The below information has kindly been provided by Rob Marshall – Avian Vet:
The selection process begins well before the first egg is laid when the fancier examines the breeding performance of the parents and grand parents. The best fanciers then follow the progress of the chicks in the nest, because the vitality and potential breeding quality of a budgerigar is obvious to the observant fancier from a very young age. Most of this vitality relates directly to the selection of the parents as a breeding pair, but also to the nutrition provided to the growing chicks. The modern day budgerigar takes 6 weeks to fledge (50% longer than the wild bird). The feeding parents must be much stronger and given much more energy rich food to cope with this extended breeding cycle and the chicks require a specialized feeding system to expose their full genetic potential as a show bird.
The breeding pairs are selected on:
- Breeding Records
Look to the records for evidence of lethal show faults (dropped tail and “nipped in the neck”). Good fertility and large clutch sizes are also largely genetically determined and passed on from one generation to the next. This heritable characteristic is a most important selection criterion. Look for the percentage of the chicks that fledge with feather problems. French Moult is a most important disease of the budgerigars. Look for this trend in certain family lines in an effort to identify and cull the original “carrier”.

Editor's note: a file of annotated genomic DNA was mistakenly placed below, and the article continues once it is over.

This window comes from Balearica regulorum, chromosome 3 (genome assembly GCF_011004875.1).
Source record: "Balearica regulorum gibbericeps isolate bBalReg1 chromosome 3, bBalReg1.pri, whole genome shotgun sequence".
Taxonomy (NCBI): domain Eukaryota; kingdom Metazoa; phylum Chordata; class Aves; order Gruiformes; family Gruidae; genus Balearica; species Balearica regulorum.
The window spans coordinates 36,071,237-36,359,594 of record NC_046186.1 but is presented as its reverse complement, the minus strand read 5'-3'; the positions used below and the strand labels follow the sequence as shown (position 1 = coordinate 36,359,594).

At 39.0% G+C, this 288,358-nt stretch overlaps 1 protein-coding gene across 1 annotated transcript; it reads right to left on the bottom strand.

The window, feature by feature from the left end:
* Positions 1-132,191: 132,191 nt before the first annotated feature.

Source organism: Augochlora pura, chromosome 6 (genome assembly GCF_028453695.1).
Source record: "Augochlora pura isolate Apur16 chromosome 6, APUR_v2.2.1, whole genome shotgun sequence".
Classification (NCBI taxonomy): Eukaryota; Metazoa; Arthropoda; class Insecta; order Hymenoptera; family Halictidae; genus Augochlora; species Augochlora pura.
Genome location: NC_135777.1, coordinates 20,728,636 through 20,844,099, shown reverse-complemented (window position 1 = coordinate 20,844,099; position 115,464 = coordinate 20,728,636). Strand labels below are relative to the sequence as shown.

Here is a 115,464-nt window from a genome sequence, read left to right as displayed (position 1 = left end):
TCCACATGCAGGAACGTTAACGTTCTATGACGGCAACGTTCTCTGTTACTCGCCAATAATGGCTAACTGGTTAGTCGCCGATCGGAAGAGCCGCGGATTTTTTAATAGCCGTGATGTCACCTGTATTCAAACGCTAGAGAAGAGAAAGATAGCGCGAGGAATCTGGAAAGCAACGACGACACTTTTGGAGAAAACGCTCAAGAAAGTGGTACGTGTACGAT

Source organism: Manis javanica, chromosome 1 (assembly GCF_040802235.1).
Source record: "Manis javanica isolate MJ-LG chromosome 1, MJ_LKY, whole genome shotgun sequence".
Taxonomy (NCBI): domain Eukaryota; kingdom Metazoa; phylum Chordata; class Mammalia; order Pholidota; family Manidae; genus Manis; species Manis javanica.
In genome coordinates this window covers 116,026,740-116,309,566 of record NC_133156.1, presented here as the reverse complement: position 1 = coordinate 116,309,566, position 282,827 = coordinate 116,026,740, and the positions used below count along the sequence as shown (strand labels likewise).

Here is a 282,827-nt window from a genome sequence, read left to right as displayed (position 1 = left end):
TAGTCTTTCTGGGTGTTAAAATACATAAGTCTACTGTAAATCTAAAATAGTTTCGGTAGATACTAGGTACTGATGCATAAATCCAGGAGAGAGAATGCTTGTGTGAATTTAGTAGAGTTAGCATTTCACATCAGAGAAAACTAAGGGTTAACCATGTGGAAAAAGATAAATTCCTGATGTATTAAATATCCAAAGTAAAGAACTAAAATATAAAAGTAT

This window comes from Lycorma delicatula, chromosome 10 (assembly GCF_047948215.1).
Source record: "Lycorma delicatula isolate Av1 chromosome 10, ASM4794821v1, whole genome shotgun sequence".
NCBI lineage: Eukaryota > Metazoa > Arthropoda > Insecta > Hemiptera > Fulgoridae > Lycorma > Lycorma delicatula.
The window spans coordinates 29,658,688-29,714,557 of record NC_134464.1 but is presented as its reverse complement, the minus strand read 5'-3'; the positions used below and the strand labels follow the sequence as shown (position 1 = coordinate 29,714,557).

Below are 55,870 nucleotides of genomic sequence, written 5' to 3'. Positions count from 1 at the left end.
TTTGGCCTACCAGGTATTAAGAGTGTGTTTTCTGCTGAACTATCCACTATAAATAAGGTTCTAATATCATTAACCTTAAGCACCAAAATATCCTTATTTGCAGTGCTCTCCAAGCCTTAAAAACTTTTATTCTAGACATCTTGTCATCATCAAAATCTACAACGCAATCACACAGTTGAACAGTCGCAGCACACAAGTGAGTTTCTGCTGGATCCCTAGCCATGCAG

The best fanciers spend many hours observing their birds in the aviary and breeding cabinet. Observant fanciers develop an uncanny understanding of the needs and characteristics of the families they keep. Often they make intuitive decisions regarding the pairing of their birds, but their intuition is an understanding based upon the knowledge gained from years of observation.
The observant fancier easily identifies the most vigorous and fittest birds in the aviary and it is these birds that are chosen above all for breeding. Exercise, play, good quality food and sunlight are essential ingredients for the fitness required for successful budgerigar breeding. The birds are prepared both mentally and physically prior to breeding by feeding and health programmes. The most vital and energetic birds with breeding experience are paired first and a few weeks later the most vital young birds are selected.
The wild budgerigar has prospered because of its ability to breed quickly and in good conditions they start breeding at a very young age. Their ultimate survival as a species depends on it. In the aviary, the young birds are the most vital and most appropriate for breeding quality exhibition budgerigars, but they need experienced older pairs breeding beforehand to get them started.
Strong quality hens are the backbone of a successful breeding season. Just as the wild budgerigar hen is the most important partner in breeding success in the wild, so too does a strong energetic quality hen form the foundation for a successful budgerigar aviary. In the wild, hen birds have been seen mating with more than six cocks at a time.
- Family history (genetics) and desirable physical show features.